Despite having worse solar resources ("insolation" is the technical term) than Maine or Seattle, Germany produces half of the world's solar energy, and at the world's cheapest price. The Teutonic secret is what they call stromeinspeisungsgesetz, or feed-in tariff, "a wildly successful but terribly named policy," sighs Farrell. What it means is that your utility agrees to buy electricity from you on a long-term basis at a price that guarantees you a decent return on investment. The German rate of 6 to 8 percent has meant that millions of people there use it as an alternative to savings accounts. The resulting efficiencies of scale drive down costs; while the price for installed residential solar in the United States hovers around $5 per watt, the price in Germany is closer to $3.40.

Some states, including California and Vermont, are experimenting with limited programs to let homeowners sell their rooftop power to local utilities, but it's unclear whether that model will take root. (The utilities are not wild about diminishing their own sales and revenue.) Meanwhile, an option for putting excess solar capacity to good use is available in showrooms now: the electric car. Plug-in vehicles take 1.5 to 3 kilowatts to charge, easily achievable by rooftop systems. The economics are enticing: Powering a vehicle with sunlight costs about a quarter as much as filling it up with gas (not factoring in the higher cost of the vehicle or the panels). It's good for the wider grid too: Rooftop-solar owners pump extra juice into the grid during the day, when the wattage is most needed, and recharge their cars at night, when power companies have plenty of excess capacity.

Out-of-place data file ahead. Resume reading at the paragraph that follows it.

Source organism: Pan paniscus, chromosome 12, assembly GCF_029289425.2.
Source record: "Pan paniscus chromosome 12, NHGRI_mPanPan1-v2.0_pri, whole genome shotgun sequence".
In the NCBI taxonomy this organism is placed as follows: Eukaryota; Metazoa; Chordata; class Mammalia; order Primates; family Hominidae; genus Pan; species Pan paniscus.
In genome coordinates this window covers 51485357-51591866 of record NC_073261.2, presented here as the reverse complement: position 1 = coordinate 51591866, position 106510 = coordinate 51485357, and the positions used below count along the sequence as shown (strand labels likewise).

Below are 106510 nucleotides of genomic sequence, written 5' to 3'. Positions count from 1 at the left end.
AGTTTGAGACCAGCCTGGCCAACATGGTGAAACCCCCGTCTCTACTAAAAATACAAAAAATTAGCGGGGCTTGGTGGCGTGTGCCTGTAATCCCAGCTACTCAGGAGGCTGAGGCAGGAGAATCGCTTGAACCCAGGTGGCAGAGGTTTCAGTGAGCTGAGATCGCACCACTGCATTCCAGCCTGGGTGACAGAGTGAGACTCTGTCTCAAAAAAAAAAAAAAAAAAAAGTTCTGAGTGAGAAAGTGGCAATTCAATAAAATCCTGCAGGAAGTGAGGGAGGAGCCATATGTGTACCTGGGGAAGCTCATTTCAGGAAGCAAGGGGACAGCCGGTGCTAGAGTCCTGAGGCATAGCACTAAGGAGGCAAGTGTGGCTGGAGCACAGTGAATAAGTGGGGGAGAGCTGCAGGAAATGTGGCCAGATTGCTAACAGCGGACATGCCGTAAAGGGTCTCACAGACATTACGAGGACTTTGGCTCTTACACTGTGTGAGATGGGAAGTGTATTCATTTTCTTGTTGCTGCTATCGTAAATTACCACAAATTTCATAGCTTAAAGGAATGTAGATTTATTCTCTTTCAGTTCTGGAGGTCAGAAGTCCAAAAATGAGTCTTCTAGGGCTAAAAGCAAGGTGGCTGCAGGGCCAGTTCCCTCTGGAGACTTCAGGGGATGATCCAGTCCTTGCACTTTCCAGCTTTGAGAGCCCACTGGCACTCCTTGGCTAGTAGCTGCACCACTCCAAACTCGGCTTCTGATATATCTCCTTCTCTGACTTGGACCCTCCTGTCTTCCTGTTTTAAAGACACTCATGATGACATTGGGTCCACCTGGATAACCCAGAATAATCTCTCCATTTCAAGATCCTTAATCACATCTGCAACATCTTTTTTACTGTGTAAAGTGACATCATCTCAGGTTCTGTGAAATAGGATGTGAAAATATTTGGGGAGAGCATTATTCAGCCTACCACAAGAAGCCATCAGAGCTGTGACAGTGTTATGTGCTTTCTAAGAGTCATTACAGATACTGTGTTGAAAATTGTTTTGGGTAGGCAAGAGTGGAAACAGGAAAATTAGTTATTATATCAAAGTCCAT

That would seem to be an ideal option for someone like Rademacher, whose current electric needs are too paltry to make his panels pay. Ideal, except for one thing: "I thought about getting an electric car," he says, "but I'd rather ride my bike."

ON THE WEB Watch a news clip on the Sierra Club–Sungevity Partnership.PAUL RAUBER is a senior editor at Sierra. He blogs at Sierra Daily and tweets @paulrauber.

This article was funded by the Sierra Club's Beyond Coal campaign.


"Solar is the new cell phone," San Francisco Chronicle reporter Carolyn Lochhead writes, "a once exorbitantly expensive technology that has crossed the threshold of mass production and plunging prices to compete with fossil fuels." Nowhere is that competition fiercer than in California, where state incentives make financing a solar system easy.

In fact, many Sierra Club members and supporters in California can now go solar for less money than they're already paying for electricity, thanks to a partnership between the Club and solar-leasing firms Sungevity and SunRun. The goal is to bring clean energy to as many people in California as possible—and, hopefully, to those in other states in the near future as well.

Here's how the process works: Interested Sierra Club members and supporters can go to, which will send you on to Sungevity (in Northern California) or SunRun (Southern California). You'll fill in a short form, preferably including details of your past year's electrical usage, and the firm will send you a quote for its services. In many cases you will not have to put any money down and your monthly bill (your lease payment for the panels and equipment) will be lower than your current electric bill. Another option is to buy the system outright and never pay another electric bill. In addition, for each member or supporter who signs on, the companies will give $1,000 to the Sierra Club.

"As a Sierra Club member, you've probably just been waiting for the right time to install solar," says Club executive director Michael Brune. "Now it's possible to put solar on your rooftop and save money in the process." —P.R.